Gavin: “I’ve been setting a lot of alarms to keep me on schedule. They make sure I keep to a routine and ensure I don’t miss a lecture online.”
Lia: “If you’re having trouble using a videoconference, ask a friend to jump on it with you. You can test it out together while also getting some social time!”
Savannah: “My university’s disability services office reached out to us right away to make sure we have everything we need. They are doing video meetings with students who request it. If your school is offering that service, it could be an incredible resource to talk through problems that arise.”
NCLD: Elizabeth, what other guidance and support can colleges and universities offer to students at this time?
Elizabeth Hamblet: I think communication is really important right now when things are changing quickly and students are understandably anxious. There are some questions universities can’t answer yet (e.g., whether classes will start on time in the fall). Students will have to be patient with that. In the meantime, schools should be sharing as much as they can about how students will be graded, whether or not fall registration and housing selection will be happening on schedule, and other important issues. They should make sure students know whether services such as tutoring and counseling are available remotely, so that students can continue to receive supports.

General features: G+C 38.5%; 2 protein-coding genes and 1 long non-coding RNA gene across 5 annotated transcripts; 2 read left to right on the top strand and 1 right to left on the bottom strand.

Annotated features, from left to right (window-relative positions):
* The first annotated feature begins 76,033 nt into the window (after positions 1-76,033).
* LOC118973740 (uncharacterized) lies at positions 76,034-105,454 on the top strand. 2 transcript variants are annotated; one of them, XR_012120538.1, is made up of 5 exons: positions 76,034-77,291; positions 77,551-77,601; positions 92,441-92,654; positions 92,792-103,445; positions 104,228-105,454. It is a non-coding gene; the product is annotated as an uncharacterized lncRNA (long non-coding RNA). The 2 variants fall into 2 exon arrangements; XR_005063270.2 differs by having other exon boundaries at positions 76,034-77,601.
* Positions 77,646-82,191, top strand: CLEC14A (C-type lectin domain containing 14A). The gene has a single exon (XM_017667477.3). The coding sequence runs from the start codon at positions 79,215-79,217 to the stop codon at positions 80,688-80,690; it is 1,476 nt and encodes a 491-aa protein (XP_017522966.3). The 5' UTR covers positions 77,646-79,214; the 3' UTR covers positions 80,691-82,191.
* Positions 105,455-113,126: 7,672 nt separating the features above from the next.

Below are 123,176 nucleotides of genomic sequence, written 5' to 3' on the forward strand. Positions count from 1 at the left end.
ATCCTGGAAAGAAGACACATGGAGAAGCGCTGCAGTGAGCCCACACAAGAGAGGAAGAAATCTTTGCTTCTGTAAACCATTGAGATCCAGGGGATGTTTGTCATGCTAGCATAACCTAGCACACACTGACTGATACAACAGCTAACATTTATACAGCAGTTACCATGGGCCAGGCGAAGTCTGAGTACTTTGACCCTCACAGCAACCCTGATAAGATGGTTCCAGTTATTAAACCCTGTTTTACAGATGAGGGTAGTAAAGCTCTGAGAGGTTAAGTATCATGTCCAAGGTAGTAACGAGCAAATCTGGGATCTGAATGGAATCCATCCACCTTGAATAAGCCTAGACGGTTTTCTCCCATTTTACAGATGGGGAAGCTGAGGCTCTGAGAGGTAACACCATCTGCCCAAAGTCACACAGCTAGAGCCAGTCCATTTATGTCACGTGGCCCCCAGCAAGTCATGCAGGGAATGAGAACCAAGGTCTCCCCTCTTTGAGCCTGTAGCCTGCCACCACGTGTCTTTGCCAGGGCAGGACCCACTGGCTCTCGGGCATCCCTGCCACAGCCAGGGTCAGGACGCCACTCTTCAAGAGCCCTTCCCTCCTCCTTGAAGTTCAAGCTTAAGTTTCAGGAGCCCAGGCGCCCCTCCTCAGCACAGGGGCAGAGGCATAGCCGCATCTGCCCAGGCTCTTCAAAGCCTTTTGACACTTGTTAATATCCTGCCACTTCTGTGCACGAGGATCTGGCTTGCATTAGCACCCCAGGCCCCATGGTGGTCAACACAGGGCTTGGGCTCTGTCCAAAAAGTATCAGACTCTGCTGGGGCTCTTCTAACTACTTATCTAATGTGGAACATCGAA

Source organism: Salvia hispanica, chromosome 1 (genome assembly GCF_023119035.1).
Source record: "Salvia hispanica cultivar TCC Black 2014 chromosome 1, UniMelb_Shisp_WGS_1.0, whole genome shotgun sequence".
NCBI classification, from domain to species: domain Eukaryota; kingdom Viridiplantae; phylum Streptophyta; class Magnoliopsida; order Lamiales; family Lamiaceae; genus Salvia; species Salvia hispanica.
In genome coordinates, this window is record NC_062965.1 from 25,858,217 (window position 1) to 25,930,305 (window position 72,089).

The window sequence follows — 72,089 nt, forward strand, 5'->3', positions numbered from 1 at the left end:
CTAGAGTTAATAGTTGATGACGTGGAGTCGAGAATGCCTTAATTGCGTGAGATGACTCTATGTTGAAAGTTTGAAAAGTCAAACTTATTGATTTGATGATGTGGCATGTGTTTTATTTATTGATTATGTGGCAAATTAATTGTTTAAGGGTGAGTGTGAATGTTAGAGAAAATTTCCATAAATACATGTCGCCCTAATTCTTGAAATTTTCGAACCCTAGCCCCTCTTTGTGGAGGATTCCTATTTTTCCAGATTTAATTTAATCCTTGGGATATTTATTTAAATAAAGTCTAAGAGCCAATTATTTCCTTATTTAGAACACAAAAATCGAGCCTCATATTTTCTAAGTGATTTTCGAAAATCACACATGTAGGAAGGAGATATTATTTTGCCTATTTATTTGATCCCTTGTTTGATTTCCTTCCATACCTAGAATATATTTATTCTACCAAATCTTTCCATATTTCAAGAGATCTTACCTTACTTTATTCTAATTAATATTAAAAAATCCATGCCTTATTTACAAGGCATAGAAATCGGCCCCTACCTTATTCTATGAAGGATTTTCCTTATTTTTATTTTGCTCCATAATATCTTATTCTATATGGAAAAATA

A great way to do that is to set up a page that serves as a central location for updates and information. That way, students won’t get overwhelmed with emails and will know where to go whenever they have a question.
See my tips for virtual learning here:
- Crowdsourcing Learn-From-Home Strategies for College Students
- Completing College Classes Online Spring 2020 – Resources for Students and Parents
(Send me your own tips at echamblet@LDadvisory.com and I’ll add them and credit you!)